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Turn out and knees and all that


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So first I read this: http://www.esportsmedicine.org/advisory/lext.html


And shortly after my chiropractor assigned me the #4 stretch "a million times a day." I have tight rotators and glutes and probably hamstrings. And she's a dancer herself.


So my question is this #4 stretch a bad deal on one's knees?


#4 stretch being the one similar to the article but seated in a chair, one ankle over the other thigh, like a number 4.


I'm certainly not doing it a million times a day but I have been doing it as much as I think about it and I did get a nice comment on my plies last week in class, perhaps a result.

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Nice article. It is good to see former dancers involved in the academic, sports medicine aspects of life. I recommend anyone reading this read the link, and the associated links for that matter.


Regarding turn out, I’ve heard many a teacher say that turn out isn’t something you have, but is rather something you use. Also, my current favorite ballet teacher has less than 180 degree turn out, but had a 20+ year professional career.


Still, thanks for the link elise.

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Hi Elise,


Yes, I have seen this article before, and have it printed off. What I would echo is Cabriole's words of being very careful with regards to any twinges or discomfort in the knee.

I would also caution other dancers reading this article and remind them that Eilse is under the supervision of her chiropractor regarding these exercises, and that if you have any serious or underlying knee problems, I would run these exercises past your practioner before attempting. If you ignore this advice, at least listen to your body when attempting, pain is a sign to stop.



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I am wondering if the fact that the knee is bent gives extra support (in addition to flexing the foot as was mentioned)? I can see where forcing a turn out with straight knees will really twist things out of place but with the knee bend as in this stretch, am I successfully isolating the glutes and rotators without affecting the knee (assuming I am not "feeling" anything in the knee)?


My main goal with these stretches is to loosen up the areas deemed tight by my chiroprator and hopefully to expose some turn out that I have been told I have but just haven't been using. Imagine that, finding more turn out at 28 years old!

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This exercise is an accountant's dream. I can do the number 4 exercise at my desk. So I'm basically balancing the books and working on my turnout at the same time. Cabriole, thanks for the clue about the flexed foot.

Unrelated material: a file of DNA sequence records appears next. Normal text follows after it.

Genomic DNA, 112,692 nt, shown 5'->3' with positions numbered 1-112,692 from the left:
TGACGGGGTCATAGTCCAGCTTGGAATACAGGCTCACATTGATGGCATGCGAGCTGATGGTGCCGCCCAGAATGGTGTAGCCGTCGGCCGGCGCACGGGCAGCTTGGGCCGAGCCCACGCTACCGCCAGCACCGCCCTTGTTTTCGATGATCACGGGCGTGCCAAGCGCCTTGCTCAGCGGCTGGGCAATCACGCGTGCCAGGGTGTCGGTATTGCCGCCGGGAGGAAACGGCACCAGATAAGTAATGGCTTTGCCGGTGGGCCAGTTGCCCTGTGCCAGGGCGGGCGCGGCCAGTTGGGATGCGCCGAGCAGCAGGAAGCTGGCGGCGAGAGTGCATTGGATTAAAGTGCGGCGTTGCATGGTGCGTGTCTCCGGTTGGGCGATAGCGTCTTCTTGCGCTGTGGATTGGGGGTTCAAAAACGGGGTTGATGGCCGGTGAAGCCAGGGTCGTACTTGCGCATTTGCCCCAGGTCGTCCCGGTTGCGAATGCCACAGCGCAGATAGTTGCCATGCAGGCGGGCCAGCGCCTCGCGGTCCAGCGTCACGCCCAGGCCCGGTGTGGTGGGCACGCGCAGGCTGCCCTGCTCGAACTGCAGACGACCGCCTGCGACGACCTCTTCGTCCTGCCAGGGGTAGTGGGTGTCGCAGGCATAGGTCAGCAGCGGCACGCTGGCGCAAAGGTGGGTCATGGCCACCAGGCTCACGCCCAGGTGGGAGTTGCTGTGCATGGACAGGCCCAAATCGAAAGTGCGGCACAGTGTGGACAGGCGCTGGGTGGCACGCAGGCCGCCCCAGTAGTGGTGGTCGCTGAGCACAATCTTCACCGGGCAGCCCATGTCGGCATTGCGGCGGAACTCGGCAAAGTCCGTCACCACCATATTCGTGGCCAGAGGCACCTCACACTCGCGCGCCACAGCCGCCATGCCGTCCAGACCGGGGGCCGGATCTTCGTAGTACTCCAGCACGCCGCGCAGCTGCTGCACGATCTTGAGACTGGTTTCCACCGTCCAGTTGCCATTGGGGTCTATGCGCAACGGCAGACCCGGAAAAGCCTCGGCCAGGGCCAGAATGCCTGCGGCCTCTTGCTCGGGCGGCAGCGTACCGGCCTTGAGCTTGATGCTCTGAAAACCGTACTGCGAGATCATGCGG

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This is a very interesting topic.

I, for one, have weird legs. Standing with my feet together in parallel, one can see that my knees actually point INWARD! So when I take my feet from a first in parallel to a first turned out (achieving my "real" turnout), if one looks at me from the side it looks as though I'm twisting out just my feet and forgetting about my knees (which I really haven't). :D

Some teachers have told me to really work at rotating the thigh, but when I do this, I can feel my femur "grinding" in the socket because the knee actually points inward. Therefore it seems to me that regardless of how hard I work on turnout, as long as I have the joint sockets that I was born with, my plies will always look like the knee is front of the feet (not knee over second toes). Does anyone else have this problem or are naturally "bow-legged"?

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I too, when standing relaxed in sixth position, have legs that turn in naturally - I'm also slightly bowlegged, though not badly. I treat this the same way I treated my naturally pronating feet - as a skeletal weakness that can be moderated by correctly using my muscles. I learned (in sixth) how to squeeze my thighs, pull up around the knees, and engage the rotators, and then I look straight and aligned. I use the same muscle action for all the ballet positions as well - when I plie, I try to have my knees over my toes (of course my turnout is horrible - nothing like a 100 degree first position, sigh). I think it is the only healthy way.


I have never experienced a "grinding" in my hip socket. It sounds quite painful. If it happened to me I would visit a doctor right away!


Short version - gerlonda, I agree with your teachers. Knees over toes! :D



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It's absolutely normal for the lower leg to have more rotation than the upper one. Almost everyone is built this way. When I put my knees facing straight forward, the feet have a little turnout. With the feet parallel, the knees face inward slightly (very inward if I lock into hyperextension and let everything go lax). 90 degree rotation in the hips just doesn't really exist. About 70 percent will get you "180 degree" turnout, since the feet really do have a little bit more.


And I have never seen any dancer who's knees are completely over the middle of the foot. The top picture on that website demonstrates someone with a freakish amount of turnout. I see dancers all the time from ABT, City Ballet, Dance Theatre of Harlem...barely anyone's got turnout like that.


*edited to add--yeah, grinding is no good. Better get that checked out

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